New York City Developers Are Relying On A Shrinking Pool Of Buyers

Most of New York City’s largest developers are probably optimistic about the near future now that one of their own is occupying the most powerful office in the world. Bu, this very specific group of taxpayers stands to benefit immensely from several of the provisions that have appeared in the Senate or House plans: Repealing the AMT and estate taxes would allow them (and their heirs) to shave a pile of percentage points off their tax bills. And those are just two examples.

To be sure, the tax plan’s passage isn’t assured – now that Alabama Democrat Doug Jones has defeated Republican Roy Moore. With Jones expected to be seated some time after New Year’s, the time pressure facing Republicans has intensified. Because at the start of the next Congress, their already precarious two-vote majority will shrink to one. Beyond this, Republicans haven’t agreed on a final version of the bill yet, and existing differences between moderates, deficit hawks and conservatives within the party could prove insurmountable.

But regardless of what happens with the tax plan, there’s a much more pressing problem facing developers in the Big Apple: A glut of “luxury” apartments priced in the low-seven or high-six figure range is coinciding with a precipitous drop in sales volume, according to Reuters.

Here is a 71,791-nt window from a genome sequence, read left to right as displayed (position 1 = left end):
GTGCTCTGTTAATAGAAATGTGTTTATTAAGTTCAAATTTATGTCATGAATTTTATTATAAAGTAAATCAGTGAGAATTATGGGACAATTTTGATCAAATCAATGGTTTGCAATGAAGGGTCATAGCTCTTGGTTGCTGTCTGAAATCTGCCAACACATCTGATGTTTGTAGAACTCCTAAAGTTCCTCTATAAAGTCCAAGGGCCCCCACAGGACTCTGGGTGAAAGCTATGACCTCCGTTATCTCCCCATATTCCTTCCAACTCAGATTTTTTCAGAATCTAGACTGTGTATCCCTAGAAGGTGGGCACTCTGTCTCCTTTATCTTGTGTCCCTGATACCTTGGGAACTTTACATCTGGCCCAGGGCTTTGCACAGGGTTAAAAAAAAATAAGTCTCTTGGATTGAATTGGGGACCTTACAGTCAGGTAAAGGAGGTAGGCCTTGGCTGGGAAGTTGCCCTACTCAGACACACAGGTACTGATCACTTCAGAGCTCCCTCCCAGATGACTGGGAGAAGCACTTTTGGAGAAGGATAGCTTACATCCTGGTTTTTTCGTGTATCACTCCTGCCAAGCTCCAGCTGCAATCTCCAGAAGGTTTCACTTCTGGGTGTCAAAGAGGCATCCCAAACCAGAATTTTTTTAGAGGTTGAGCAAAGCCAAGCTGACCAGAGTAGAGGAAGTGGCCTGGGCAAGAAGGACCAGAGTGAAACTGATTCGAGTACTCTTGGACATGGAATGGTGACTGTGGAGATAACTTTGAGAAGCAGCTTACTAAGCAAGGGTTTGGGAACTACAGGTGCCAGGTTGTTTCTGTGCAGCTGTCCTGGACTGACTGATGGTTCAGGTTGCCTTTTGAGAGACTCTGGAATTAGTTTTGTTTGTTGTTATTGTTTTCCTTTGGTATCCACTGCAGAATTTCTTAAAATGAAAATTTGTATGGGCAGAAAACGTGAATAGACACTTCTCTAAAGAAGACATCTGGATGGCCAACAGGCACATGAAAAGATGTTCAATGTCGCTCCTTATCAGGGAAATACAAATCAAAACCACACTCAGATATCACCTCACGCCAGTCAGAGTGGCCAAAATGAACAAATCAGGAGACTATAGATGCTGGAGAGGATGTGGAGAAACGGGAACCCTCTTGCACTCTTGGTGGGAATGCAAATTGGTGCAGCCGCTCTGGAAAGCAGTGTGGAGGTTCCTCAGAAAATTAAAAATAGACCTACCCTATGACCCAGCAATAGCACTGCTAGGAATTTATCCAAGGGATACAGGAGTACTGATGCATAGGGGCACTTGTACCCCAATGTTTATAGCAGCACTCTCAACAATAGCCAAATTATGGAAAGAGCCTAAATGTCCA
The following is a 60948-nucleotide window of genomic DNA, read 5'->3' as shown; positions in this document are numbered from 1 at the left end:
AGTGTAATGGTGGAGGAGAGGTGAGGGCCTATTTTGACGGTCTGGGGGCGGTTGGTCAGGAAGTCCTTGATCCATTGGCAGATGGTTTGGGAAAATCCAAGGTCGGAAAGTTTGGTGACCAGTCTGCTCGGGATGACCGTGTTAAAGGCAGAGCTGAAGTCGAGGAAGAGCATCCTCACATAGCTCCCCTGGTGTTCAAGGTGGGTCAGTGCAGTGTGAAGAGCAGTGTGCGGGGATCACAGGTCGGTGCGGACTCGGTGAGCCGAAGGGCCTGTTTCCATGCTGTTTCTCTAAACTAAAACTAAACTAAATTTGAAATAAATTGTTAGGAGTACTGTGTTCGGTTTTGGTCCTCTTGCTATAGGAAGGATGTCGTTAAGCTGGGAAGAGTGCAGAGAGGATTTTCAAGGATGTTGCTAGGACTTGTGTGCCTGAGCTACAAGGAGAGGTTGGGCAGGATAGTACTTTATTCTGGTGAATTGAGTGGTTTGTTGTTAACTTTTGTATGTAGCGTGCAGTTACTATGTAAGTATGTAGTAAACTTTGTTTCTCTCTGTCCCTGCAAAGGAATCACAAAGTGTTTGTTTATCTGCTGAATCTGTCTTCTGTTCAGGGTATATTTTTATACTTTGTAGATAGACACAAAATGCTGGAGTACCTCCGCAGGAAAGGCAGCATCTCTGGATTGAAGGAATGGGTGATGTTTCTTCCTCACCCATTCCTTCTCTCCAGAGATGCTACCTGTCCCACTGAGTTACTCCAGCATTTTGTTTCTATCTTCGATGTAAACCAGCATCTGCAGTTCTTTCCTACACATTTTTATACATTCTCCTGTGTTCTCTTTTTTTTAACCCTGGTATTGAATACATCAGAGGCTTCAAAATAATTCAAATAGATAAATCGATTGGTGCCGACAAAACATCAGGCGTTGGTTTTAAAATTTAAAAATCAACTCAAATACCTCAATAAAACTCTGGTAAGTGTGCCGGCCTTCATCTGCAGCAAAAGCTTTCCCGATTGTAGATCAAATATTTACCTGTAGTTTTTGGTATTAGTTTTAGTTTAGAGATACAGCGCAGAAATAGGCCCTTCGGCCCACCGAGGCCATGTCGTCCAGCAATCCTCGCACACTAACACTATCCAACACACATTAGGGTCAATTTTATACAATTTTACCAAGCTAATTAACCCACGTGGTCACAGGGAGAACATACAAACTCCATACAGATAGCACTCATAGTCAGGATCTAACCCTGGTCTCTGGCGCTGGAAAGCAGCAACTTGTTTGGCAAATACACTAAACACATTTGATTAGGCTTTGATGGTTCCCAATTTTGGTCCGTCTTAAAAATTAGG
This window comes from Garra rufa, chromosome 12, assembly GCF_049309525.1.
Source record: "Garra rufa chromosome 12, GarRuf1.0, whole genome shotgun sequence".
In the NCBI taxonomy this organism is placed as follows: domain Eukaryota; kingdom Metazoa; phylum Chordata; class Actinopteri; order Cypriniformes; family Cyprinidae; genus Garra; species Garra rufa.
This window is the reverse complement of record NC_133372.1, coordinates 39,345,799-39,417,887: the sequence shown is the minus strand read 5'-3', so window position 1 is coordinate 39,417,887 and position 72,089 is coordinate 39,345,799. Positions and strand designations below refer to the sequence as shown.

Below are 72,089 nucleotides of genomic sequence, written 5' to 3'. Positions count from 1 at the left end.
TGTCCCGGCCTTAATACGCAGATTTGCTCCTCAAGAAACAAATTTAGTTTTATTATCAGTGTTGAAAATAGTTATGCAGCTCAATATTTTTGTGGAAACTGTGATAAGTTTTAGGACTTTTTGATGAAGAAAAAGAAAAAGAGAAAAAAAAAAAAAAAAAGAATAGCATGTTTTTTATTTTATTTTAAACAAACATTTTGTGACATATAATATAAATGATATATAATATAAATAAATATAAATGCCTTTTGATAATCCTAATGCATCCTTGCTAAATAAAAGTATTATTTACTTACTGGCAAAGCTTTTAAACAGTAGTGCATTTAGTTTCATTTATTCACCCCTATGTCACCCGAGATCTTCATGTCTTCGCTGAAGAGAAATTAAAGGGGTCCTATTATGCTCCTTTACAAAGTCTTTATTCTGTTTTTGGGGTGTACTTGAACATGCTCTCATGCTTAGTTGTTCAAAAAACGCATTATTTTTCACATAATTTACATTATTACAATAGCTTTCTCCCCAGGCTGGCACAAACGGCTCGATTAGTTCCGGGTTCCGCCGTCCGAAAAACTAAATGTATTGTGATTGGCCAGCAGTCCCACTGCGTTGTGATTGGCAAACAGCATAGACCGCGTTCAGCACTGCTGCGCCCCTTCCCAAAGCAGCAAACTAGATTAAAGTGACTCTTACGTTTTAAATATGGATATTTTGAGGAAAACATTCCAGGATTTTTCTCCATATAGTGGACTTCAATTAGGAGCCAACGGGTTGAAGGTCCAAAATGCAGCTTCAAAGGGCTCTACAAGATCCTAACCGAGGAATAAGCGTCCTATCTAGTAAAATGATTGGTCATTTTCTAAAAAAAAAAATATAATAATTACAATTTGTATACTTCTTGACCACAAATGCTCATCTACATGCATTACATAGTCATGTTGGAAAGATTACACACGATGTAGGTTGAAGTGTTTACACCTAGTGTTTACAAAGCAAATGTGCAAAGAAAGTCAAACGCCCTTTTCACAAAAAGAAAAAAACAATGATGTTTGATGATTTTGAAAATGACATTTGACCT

While prices have been steady in recent years, sales volume for condos in Manhattan are still 30% below their pre-crisis peak.

In other words, the market’s dependence on a small, well-heeled pool of buyers – a pool that is shrinking as prices rise to unsustainable levels and wealth in the US becomes increasingly concentrated in the hands of the wealthiest – could be a major vulnerability in the coming years.

In the past five years, however, Manhattan has seen a different kind of development boom. Prices for these units are higher than they ever were before but the number of units built and sold is way off levels achieved a decade ago, Warshawer said.

 

“As prices have risen, less of the market share is comprised of cheaper units,” she said.